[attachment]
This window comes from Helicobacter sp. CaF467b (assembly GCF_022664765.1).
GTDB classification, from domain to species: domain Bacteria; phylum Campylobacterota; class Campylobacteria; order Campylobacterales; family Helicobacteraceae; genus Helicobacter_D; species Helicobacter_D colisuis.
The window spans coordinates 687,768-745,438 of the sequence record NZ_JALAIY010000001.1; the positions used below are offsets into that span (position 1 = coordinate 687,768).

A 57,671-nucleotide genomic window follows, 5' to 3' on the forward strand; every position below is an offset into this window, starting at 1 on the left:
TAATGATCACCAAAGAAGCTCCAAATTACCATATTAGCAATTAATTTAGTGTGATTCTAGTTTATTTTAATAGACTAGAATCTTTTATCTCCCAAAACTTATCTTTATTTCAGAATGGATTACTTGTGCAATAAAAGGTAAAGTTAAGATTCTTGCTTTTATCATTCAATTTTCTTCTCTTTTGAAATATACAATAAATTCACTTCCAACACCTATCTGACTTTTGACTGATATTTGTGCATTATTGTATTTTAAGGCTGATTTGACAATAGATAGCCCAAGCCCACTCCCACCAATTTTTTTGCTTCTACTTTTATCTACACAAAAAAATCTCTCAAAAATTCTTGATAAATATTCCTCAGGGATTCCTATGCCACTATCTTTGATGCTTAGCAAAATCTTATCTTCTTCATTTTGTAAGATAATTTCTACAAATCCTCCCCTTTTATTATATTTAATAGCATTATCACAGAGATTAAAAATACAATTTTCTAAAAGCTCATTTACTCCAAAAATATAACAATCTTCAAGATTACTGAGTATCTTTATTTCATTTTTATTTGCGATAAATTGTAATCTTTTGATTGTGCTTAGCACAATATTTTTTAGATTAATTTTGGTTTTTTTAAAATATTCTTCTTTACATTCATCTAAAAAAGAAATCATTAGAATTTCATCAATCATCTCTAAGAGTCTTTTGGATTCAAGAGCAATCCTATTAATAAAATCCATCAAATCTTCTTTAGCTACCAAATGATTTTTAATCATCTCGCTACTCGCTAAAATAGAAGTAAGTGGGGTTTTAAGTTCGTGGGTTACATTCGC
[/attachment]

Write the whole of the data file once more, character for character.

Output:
This window comes from Helicobacter sp. CaF467b (assembly GCF_022664765.1).
GTDB classification, from domain to species: domain Bacteria; phylum Campylobacterota; class Campylobacteria; order Campylobacterales; family Helicobacteraceae; genus Helicobacter_D; species Helicobacter_D colisuis.
The window spans coordinates 687,768-745,438 of the sequence record NZ_JALAIY010000001.1; the positions used below are offsets into that span (position 1 = coordinate 687,768).

A 57,671-nucleotide genomic window follows, 5' to 3' on the forward strand; every position below is an offset into this window, starting at 1 on the left:
TAATGATCACCAAAGAAGCTCCAAATTACCATATTAGCAATTAATTTAGTGTGATTCTAGTTTATTTTAATAGACTAGAATCTTTTATCTCCCAAAACTTATCTTTATTTCAGAATGGATTACTTGTGCAATAAAAGGTAAAGTTAAGATTCTTGCTTTTATCATTCAATTTTCTTCTCTTTTGAAATATACAATAAATTCACTTCCAACACCTATCTGACTTTTGACTGATATTTGTGCATTATTGTATTTTAAGGCTGATTTGACAATAGATAGCCCAAGCCCACTCCCACCAATTTTTTTGCTTCTACTTTTATCTACACAAAAAAATCTCTCAAAAATTCTTGATAAATATTCCTCAGGGATTCCTATGCCACTATCTTTGATGCTTAGCAAAATCTTATCTTCTTCATTTTGTAAGATAATTTCTACAAATCCTCCCCTTTTATTATATTTAATAGCATTATCACAGAGATTAAAAATACAATTTTCTAAAAGCTCATTTACTCCAAAAATATAACAATCTTCAAGATTACTGAGTATCTTTATTTCATTTTTATTTGCGATAAATTGTAATCTTTTGATTGTGCTTAGCACAATATTTTTTAGATTAATTTTGGTTTTTTTAAAATATTCTTCTTTACATTCATCTAAAAAAGAAATCATTAGAATTTCATCAATCATCTCTAAGAGTCTTTTGGATTCAAGAGCAATCCTATTAATAAAATCCATCAAATCTTCTTTAGCTACCAAATGATTTTTAATCATCTCGCTACTCGCTAAAATAGAAGTAAGTGGGGTTTTAAGTTCGTGGGTTACATTCGC